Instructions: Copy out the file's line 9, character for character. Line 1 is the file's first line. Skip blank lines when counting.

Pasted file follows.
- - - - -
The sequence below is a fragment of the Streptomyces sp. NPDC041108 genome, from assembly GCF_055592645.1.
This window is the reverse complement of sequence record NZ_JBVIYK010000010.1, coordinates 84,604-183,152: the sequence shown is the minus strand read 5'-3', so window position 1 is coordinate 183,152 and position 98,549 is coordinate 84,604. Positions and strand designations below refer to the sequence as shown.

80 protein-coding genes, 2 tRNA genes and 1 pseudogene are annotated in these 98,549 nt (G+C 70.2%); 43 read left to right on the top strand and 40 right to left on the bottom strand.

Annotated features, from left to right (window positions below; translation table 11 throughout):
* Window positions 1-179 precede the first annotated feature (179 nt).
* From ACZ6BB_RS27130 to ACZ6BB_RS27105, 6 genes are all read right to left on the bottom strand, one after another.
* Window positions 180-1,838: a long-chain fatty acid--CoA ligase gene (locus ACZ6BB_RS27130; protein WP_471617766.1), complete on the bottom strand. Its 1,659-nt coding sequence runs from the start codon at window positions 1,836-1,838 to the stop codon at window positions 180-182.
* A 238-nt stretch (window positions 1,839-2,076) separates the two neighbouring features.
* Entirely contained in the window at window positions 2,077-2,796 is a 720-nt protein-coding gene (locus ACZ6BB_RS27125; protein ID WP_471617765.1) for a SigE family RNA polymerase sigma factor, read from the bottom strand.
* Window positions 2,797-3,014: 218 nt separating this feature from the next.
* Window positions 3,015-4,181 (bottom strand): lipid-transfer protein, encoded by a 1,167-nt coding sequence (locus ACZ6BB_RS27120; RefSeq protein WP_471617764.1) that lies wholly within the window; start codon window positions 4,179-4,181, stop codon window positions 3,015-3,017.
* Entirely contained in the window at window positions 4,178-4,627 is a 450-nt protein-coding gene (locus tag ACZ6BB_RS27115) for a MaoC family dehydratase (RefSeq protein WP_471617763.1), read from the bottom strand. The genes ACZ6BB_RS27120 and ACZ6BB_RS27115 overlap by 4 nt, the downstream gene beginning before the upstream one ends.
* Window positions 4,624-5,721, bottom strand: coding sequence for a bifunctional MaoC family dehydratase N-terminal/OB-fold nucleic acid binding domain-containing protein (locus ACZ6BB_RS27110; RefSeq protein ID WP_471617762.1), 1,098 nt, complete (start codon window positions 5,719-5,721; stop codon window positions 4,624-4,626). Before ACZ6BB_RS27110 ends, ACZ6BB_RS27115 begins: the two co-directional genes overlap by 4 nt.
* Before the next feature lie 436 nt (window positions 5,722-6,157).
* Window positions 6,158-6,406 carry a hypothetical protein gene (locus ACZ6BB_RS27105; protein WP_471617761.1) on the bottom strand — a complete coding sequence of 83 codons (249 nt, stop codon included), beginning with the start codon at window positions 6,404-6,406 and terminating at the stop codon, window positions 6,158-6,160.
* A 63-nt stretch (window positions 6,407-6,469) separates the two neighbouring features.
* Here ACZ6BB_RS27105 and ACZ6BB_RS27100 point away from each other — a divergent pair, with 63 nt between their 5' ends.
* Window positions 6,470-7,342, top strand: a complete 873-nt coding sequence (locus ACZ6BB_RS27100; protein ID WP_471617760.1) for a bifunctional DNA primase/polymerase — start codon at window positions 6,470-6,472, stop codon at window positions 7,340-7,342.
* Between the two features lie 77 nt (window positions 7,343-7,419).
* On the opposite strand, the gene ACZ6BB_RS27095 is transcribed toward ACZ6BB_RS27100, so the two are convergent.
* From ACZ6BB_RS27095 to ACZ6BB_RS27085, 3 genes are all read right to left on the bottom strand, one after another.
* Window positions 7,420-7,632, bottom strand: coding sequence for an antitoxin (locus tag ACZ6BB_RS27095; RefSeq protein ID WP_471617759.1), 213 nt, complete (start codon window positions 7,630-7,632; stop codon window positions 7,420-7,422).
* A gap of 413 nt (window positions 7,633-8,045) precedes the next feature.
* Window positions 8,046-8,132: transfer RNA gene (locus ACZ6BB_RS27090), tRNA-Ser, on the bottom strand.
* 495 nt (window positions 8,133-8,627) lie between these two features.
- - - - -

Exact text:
* Entirely contained in the window at window positions 2,077-2,796 is a 720-nt protein-coding gene (locus ACZ6BB_RS27125; protein ID WP_471617765.1) for a SigE family RNA polymerase sigma factor, read from the bottom strand.